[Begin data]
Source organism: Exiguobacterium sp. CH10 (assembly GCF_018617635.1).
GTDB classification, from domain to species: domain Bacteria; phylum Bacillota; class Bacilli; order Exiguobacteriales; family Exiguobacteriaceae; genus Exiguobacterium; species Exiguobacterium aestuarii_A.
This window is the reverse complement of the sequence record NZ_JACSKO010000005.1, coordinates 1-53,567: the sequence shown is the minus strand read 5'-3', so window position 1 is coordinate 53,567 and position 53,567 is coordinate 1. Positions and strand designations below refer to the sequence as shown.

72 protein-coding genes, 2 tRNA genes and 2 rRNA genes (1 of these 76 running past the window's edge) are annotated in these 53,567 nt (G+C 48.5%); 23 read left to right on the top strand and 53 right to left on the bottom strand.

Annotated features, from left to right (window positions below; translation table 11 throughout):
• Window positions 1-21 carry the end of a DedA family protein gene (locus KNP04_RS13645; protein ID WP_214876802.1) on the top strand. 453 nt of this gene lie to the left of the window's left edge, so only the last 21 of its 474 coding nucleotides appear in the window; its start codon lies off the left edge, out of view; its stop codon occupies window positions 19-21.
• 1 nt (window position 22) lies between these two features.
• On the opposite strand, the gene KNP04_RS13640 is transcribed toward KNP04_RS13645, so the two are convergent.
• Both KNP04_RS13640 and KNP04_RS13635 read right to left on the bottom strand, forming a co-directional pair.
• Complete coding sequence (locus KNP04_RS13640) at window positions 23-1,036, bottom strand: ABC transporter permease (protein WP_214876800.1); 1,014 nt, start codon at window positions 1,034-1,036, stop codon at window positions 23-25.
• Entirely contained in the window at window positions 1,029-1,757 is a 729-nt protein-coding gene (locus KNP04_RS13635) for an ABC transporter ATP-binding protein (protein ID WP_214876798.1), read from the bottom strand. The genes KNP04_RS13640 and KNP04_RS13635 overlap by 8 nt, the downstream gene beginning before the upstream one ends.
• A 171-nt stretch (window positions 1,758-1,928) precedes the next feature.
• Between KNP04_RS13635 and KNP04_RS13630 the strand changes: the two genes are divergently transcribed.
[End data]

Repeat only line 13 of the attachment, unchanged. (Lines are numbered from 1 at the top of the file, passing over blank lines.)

• Between KNP04_RS13635 and KNP04_RS13630 the strand changes: the two genes are divergently transcribed.